NBN Co is estimated to have a fair value - or saleable value - of just $8.7 billion at the end of June 2019, a bit less than one-third of the equity the government put into it.
The eye-opening statistic is contained in a report by the Parliamentary Budget Office (PBO) on the rise in “alternative funding” of government policies in a bid to understand how the government’s investments impacted the overall health of its balance sheet.
The PBO is investigating the issue of alternative funding because it is becoming increasingly popular among governments to get major projects and policies rolling but doesn't always sit directly on a government's budget books - an area the PBO has a strong interest in under its remit to bring transparency to spending and fiscal measures.
Alternative funding mechanisms include equity injections, loans and guarantees - two of which NBN Co has benefited from. They work, but they're far from perfect, a situation that niggles accountants.
The PBO said working out “the history and budget impact of a particular arrangement” meant drawing data from multiple - potentially incomplete - documents.
“In the Australian context, a lack of transparency presents a risk that decision making on the most appropriate funding arrangement for a given policy could be influenced by its budget treatment and presentation,” the office said.
“It also makes it more difficult for some significant elements of government spending to be scrutinised and effectively evaluated.
“Regardless of the financing arrangement used to fund a policy, to have a robust decision-making process, parliamentarians and the public need to be able to assess and understand the full costs involved (noting these may be realised or estimated costs).”
There's certainly no shortage of policy debate around how costs and benefits are counted in budgets. NSW recently moved to what it calls 'outcome budgeting' in an effort to better illustrate the government money-go-round by capturing benefits in the mix.
The PBO report focuses particularly on NBN Co, which received $29.5 billion equity from the government as well as a $19.5 billion loan that it eventually has to refinance.
In particular, it explores the “fair value” of NBN Co, which is published - uncontextualised - by the Department of Communications as part of its annual reporting.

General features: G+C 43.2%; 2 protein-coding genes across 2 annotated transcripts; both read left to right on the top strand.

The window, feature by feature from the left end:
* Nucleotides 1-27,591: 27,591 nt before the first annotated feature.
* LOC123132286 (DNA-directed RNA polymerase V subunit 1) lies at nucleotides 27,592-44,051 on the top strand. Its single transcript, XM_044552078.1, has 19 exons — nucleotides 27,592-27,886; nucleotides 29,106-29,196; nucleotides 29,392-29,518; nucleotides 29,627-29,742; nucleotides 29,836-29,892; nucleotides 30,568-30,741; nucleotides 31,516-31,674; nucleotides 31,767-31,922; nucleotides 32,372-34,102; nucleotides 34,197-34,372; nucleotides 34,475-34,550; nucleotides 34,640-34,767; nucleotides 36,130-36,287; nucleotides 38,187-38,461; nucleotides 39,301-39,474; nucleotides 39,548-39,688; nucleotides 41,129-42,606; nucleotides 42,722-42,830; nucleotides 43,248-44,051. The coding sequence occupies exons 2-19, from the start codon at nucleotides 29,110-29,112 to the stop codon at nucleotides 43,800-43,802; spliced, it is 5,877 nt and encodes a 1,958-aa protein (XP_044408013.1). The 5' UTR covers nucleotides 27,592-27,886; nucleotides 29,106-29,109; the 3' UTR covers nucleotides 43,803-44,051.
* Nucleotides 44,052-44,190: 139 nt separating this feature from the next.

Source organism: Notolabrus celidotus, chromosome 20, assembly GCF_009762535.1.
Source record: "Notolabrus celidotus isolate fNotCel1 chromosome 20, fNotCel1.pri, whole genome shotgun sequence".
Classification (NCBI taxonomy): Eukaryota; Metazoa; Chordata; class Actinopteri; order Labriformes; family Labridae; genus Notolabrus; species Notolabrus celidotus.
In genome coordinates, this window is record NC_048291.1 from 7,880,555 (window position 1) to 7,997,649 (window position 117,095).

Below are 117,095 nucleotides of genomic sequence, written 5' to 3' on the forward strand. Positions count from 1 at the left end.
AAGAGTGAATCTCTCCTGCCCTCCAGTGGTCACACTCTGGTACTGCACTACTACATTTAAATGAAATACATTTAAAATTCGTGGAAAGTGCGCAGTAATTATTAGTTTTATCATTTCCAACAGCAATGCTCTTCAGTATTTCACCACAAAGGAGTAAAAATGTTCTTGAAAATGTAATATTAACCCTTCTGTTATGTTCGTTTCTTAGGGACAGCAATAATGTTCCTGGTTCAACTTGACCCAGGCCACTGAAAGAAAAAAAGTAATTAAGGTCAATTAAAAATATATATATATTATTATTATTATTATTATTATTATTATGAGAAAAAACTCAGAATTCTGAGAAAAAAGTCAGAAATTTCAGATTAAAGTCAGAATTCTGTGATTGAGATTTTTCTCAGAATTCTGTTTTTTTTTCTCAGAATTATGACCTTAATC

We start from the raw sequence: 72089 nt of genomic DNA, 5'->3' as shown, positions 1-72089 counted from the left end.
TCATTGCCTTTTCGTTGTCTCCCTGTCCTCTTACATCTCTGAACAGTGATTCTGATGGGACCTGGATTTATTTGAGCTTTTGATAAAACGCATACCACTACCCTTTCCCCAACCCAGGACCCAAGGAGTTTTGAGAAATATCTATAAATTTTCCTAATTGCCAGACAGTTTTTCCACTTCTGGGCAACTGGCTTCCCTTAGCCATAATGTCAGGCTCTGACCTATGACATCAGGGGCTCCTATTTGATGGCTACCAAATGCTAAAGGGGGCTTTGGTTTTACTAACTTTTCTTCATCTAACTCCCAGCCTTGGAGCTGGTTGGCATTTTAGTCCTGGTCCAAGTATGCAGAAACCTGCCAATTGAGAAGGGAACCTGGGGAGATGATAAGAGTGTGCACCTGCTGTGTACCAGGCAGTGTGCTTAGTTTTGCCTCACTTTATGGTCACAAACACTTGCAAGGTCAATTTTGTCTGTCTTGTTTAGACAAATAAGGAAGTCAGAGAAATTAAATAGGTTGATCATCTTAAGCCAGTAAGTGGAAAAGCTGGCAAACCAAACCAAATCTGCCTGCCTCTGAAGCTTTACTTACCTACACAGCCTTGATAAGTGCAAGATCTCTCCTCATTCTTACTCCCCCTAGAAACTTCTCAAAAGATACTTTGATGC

“Fair value is defined in Australian accounting standards as the price that would be received from the sale of an asset or the price paid to transfer a liability in an orderly transaction between market participants,” the report states.
In NBN Co’s case, the PBO notes “that the fair value of NBN Co has been consistently below the cumulative amount of equity injected into the company.”
“The equity injected into NBN Co is not captured in the fiscal or underlying cash balances, but is included in the headline cash balance,” the PBO said.
“The total equity that has been invested in NBN Co is $29.5 billion. The most recent fair value estimate of NBN Co, as at 30 June 2019, was $8.7 billion.
“The $20.8 billion difference between the amount paid and the current fair value is a revaluation. It reflects the extent to which the Commonwealth Government’s balance sheet has directly deteriorated as a result of this investment as at 30 June 2019.
“By definition, this impact is not captured in the fiscal or underlying cash balances, though it is captured in net financial worth. This value is a point-in-time estimate and may change in the future.”
The PBO noted that “before a project is fully operational, the best information on its potential sale price is the fair value of the project in the audited financial statement.”
“Any revisions to fair value over time are classified as revaluations, and they affect the Commonwealth Government’s fiscal position,” the office said.
“Transparency around the fair value of these investments can assist parliamentarians to understand the total costs associated with such projects and inform decisions about similar investments in the future.”
Questions about the way NBN Co is funded stretch back to at least 2012.
More recently, the amount of equity in the NBN was a hot topic as a writedown of the asset’s value was debated. As one analysis put it, there may not be enough equity in NBN to support a writedown of the size that some industry players had wanted.
Update, 20/3: An earlier version of this story stated that the PBO had estimated NBN Co's fair value itself. The number is, in fact, drawn from a Department of Communications report.